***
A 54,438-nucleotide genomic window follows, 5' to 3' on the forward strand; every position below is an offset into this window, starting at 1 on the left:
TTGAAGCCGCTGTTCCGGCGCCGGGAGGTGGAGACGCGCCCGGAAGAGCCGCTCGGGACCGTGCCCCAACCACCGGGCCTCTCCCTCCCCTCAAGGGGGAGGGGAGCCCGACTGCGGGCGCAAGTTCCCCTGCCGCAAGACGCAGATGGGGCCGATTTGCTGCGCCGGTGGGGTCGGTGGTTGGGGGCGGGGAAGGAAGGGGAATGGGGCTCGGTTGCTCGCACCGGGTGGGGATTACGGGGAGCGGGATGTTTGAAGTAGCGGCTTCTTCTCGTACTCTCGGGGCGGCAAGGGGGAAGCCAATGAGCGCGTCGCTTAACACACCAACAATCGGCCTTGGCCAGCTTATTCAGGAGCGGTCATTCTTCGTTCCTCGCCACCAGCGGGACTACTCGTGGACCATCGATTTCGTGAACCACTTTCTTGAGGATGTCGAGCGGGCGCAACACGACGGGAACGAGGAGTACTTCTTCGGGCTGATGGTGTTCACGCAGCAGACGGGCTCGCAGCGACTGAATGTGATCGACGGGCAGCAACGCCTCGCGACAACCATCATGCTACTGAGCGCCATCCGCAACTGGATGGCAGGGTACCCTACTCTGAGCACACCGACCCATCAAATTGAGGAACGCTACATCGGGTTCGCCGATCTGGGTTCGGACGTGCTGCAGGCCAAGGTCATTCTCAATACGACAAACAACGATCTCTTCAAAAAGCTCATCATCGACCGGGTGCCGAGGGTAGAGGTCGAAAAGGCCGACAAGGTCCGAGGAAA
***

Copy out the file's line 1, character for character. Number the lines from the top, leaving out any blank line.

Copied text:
A 54,438-nucleotide genomic window follows, 5' to 3' on the forward strand; every position below is an offset into this window, starting at 1 on the left: